You say you do your research on the prospect ahead of time but you also say you arrive with lots of potential ideas. This may be where you run astray. Think of it from the client's perspective. They have lots of issues to deal with but probably only a very few they are prepared to talk to you about. To a prospect, your talking about a lot of things you could do for them sounds like you are selling yourself, not solving their problem. If you really have done enough research, you will know the top three issues the prospect needs to address. If you are the right person for the job, then you will have a very tightly scripted pitch to get right to the point of pain. Doing that will keep prospects focused on what you can do for them, not what they need to do for you.

Tip: If you can't identify 1-3 issues the prospect has a passion for, has a need to fix, and lacks the capability in house to solve, then you don't know enough. It may be that you could meet with the prospect to listen and gather more information, but it is better to understand the issue well enough to be able to craft your rather robust process to solve it. Finally, it is worth the effort to dry run your pitch. Don't consider practicing your pitch something a novice consultant does. The confidence you gain from a perfectly practiced pitch wears off onto the prospect.

© 2008 Institute of Management Consultants USA

Tags:  marketing  prospect  sales 

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#931: Perfecting Your Brochure

Posted By Mark Haas CMC FIMC, Friday, November 28, 2008
Updated: Sunday, December 14, 2008
I have never used marketing collateral to publicize my business, instead relying on word of mouth. Yet, most articles talk about having a website and brochures, and doing webinars and podcasts? Is any of this necessary?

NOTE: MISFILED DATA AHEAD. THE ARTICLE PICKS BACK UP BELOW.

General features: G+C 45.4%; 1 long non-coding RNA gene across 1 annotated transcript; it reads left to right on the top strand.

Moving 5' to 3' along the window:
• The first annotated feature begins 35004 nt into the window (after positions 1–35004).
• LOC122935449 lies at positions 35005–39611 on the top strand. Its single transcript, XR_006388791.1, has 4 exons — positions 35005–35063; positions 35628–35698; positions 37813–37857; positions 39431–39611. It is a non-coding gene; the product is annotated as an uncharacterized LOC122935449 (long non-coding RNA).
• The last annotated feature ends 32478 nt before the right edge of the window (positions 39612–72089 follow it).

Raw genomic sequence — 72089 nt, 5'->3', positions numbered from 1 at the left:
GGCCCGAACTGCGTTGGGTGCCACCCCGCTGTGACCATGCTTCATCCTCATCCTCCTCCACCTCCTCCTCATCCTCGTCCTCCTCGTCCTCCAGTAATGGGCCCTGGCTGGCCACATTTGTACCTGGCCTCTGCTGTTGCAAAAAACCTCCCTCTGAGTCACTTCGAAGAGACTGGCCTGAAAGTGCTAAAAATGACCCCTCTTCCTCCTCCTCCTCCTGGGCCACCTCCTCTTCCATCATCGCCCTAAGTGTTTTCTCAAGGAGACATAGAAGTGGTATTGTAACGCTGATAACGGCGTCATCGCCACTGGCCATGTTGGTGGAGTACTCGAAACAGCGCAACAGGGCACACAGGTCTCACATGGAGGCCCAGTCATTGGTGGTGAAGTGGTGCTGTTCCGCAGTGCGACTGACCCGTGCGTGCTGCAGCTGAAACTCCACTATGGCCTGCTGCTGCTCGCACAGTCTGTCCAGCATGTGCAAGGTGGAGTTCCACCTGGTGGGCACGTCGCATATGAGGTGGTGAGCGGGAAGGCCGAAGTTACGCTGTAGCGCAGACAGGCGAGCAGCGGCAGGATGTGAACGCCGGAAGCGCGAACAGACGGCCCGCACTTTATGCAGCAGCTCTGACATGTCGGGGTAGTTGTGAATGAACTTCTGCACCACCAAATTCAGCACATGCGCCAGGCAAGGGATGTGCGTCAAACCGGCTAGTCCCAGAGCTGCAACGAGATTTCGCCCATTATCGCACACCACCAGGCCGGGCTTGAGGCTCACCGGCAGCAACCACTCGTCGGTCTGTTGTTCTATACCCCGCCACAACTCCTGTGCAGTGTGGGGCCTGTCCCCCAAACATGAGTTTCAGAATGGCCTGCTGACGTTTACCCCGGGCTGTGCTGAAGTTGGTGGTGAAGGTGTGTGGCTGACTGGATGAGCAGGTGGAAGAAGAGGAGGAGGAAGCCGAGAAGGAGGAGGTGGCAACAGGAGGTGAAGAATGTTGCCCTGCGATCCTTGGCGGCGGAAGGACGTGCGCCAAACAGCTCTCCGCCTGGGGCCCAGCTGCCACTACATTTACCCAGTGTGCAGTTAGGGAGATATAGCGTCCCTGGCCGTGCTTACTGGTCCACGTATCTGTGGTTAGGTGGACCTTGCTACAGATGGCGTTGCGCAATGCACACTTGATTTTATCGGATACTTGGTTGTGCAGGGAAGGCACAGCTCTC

First, congratulations on having a consulting practice sustainable by word of mouth. If this circumstance brings you a steady stream of challenging, lucrative and socially productive work, then that's great. If this is not the case, then having these pieces of collateral, per se, may or may not be useful. However, going through the exercise of creating them may well be.

Here's what I mean. Ask most consultants what they do, why they do it , how they do it , and who they do it for and you can expect a 15 minute (if you are lucky) explanation. Very few have a clear, concise and "get-to-the-point" description of who they are. Part of this is due to not finding the words that resonate with a wide audience. Being able to say, "I create secure supply chains for transpacific container shipping companies by combining personnel training, integration with your current information technologies and performance tracking systems" is a lot clearer than "I am a supply chain consultant."

Tip: You may not have a brochure, nor need one, but the process of having to put down on a single sheet of paper who, what, where, and why you do is not as simple as it sounds. Give it a try and do two things. First, map this explanation against your last five engagements. Does your practice description capture what you did for these clients and the value you delivered? Second, pass your practice description by about five clients or colleagues and ask them if they recognize you (possibly uniquely) in your description. If not, go back and rework your "brochure." Even if you never use it as an actual brochure, you will have a clearer way to explain the core value you really provide.

© 2008 Institute of Management Consultants USA

Tags:  marketing  publicity